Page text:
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World Policy Newsletter: Week of July August 7th

Around the World

Last week, Afghan authorities announced that Taliban leader Mullah Mohammad Omar died more than two years ago in a Pakistani hospital. Jonathan Cristol argues that while the new Taliban leadership may create some diplomatic uncertainty, it will ultimately make a negotiated settlement between the Taliban and the U.S. government more likely.

Moving west, as diplomatic relations are restored between the United States and Cuba, there are renewed economic interests in the island nation. Lawrence Gutman, in his latest for The Cuban Reset, explores how the global race for Cuban investment has silenced many of those who once opposed trade with the Castro-led regime.

Meanwhile, while speaking in Nairobi at the 6th annual Global Entrepreneur Summit, President Barack Obama told an audience of international investors that supporting the continent’s emerging technology sector is the key to peaceful economic growth. Peter Bamkole of Pan-Atlantic University echoes this call, urging African governments to promote entrepreneurship as a means to create jobs, catalyze youth economic involvement, and improve overall quality of life.

Finally, on today’s episode of World Policy On Air, Chinese novelist Qui Xiaolong discusses the inspiration behind his short story, “China’s Smoke-Smothered Sky,” which was featured in the latest issue of World Policy Journal. Qui explains how political corruption stands in the way of almost every effort to combat the pollution affecting Chinese citizens on a daily basis.

Around the Institute

On Monday, August 10, 2015, the World Policy Institute will host its next World Economic Roundtable in partnership with the Taipei Economic and Cultural Office in New York. The event will focus on “Taiwan, the United States, and the Asia-Pacific Economy: Making the Trans-Pacific Partnership a Building Block for Prosperity.” It will feature a keynote address by Shih-chao Cho, Deputy Minister of Economic Affairs, who will speak on Taiwan’s view of the TPP and the future of the Asia-Pacific economy. His address will be followed by a panel discussion with Jacques DeLisle, Director of the Asia Program at the Foreign Policy Research Institute; Michael Levi, Director of the Maurice R. Greenberg Center for Geoeconomic Studies at the Council on Foreign Relations; Sherle R. Schwenninger, Director of the World Economic Roundtable; and Henny Sender, Chief International Finance Correspondent at The Financial Times. James H. Nolt, Senior Fellow at the World Policy Institute, will moderate the panel discussion.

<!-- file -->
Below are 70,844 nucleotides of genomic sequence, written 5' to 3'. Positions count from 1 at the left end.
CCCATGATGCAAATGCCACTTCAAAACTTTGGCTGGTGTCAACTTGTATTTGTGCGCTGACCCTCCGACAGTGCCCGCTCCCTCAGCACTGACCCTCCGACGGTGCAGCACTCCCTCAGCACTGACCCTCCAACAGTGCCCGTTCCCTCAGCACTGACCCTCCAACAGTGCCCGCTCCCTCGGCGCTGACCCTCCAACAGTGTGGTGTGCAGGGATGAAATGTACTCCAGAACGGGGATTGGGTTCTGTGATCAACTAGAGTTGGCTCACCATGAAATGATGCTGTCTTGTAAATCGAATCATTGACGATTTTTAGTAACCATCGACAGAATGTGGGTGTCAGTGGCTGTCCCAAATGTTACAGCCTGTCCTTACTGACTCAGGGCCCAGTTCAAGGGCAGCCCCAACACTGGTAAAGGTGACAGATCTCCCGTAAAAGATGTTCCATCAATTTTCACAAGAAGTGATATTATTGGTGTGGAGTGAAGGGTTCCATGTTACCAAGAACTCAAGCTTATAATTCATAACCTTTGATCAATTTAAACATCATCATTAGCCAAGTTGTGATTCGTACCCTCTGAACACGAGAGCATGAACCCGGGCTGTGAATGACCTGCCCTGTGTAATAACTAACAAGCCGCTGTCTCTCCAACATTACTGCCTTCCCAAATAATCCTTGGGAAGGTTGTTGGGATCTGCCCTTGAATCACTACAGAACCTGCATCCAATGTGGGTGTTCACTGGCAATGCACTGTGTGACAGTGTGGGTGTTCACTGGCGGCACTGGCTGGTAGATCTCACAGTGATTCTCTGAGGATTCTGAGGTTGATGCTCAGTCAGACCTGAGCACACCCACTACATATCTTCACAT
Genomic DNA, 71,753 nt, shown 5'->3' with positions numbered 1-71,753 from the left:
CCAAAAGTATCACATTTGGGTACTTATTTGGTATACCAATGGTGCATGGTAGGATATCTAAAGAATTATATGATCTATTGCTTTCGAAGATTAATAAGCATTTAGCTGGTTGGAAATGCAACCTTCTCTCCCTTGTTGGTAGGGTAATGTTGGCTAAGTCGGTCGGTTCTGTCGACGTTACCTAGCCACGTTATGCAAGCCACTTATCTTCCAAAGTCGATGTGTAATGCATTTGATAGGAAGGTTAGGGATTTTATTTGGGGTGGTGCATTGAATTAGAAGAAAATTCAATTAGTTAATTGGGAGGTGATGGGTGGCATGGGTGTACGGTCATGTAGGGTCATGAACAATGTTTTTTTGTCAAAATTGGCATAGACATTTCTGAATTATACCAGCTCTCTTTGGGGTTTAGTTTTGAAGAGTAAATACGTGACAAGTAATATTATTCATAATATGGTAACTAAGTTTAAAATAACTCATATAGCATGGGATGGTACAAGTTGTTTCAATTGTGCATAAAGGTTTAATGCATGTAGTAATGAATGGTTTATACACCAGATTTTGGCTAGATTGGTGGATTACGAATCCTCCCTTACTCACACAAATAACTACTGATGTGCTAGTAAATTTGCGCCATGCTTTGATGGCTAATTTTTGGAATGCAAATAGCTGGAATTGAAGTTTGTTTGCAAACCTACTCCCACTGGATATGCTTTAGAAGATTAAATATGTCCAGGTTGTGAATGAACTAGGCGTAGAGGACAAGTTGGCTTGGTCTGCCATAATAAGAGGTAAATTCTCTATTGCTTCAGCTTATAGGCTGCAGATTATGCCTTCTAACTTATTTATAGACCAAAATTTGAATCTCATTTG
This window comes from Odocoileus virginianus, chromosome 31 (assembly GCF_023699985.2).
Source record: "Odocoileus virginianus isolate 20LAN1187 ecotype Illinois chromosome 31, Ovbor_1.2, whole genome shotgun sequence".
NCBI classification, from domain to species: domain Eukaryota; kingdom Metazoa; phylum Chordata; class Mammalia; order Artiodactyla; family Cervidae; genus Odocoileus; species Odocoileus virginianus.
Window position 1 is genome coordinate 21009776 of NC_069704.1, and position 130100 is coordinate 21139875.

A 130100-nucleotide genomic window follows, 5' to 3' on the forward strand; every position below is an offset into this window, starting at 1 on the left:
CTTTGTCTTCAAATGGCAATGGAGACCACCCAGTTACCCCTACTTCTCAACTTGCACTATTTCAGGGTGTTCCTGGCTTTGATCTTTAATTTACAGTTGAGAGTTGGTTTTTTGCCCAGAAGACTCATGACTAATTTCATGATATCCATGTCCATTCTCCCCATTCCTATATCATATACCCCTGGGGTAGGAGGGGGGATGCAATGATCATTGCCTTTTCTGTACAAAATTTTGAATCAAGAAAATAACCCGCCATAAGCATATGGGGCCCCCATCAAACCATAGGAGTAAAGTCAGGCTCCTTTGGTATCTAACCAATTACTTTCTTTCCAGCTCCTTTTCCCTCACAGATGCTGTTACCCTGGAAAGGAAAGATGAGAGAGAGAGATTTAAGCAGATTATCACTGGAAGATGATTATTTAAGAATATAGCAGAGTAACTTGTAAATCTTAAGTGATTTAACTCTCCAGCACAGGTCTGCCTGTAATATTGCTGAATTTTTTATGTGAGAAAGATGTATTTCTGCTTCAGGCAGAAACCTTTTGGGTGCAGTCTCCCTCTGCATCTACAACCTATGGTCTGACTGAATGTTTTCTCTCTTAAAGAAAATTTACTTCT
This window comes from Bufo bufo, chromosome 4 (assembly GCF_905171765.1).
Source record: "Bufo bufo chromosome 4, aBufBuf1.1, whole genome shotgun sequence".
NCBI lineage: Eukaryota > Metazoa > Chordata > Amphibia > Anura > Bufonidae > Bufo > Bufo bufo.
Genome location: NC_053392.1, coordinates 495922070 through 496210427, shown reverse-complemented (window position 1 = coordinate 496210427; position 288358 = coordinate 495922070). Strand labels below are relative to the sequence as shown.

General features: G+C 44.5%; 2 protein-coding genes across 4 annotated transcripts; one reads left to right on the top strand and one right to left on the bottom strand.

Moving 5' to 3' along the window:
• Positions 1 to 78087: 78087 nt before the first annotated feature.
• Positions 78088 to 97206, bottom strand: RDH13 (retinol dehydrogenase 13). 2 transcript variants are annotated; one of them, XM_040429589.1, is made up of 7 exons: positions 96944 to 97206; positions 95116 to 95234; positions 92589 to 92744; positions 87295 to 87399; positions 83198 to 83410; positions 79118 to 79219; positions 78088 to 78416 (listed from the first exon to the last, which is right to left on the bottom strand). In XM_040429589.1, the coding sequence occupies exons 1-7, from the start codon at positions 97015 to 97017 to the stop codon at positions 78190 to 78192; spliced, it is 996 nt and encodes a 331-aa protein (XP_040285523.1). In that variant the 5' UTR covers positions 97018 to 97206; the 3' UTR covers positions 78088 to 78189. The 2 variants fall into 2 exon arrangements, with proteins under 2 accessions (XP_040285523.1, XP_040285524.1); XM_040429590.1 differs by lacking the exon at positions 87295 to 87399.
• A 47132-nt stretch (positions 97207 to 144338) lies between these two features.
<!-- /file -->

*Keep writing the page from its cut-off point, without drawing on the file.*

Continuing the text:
This event is a crucial part of our efforts to bring a fresh perspective to the policymaking table, and we are thrilled to offer these opportunities to our members. World Policy Membership offers a number of benefits and puts you at the center of our community of professionals engaged in innovative, solution-oriented dialogues on crucial global challenges. Your support is essential to making our programs and events possible, and we hope you will consider making your tax-deductible gift today.

Fellow Updates

Michael Genovese, in a televised interview with CBS Los Angeles, explains Obama’s recent rise in popular opinion, as well as how his latest diplomatic achievements will shape the 2016 Republican presidential race.

James H. Nolt, in his latest for Polarizing Political Economy, explores why China may not be the economic driver investors hoped it would be.

Khadija Sharife, at a recent closed-door meeting hosted by Open Society & Trust Africa, discussed issues of corporate and governmental data transparency. She presented her two most recent investigative pieces for World Policy Journal: Lettergate” and “Kimberley’s Illicit Process.”



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[Photo courtsey of U.S. Embassy Nairobi and Stephen Colebourne]

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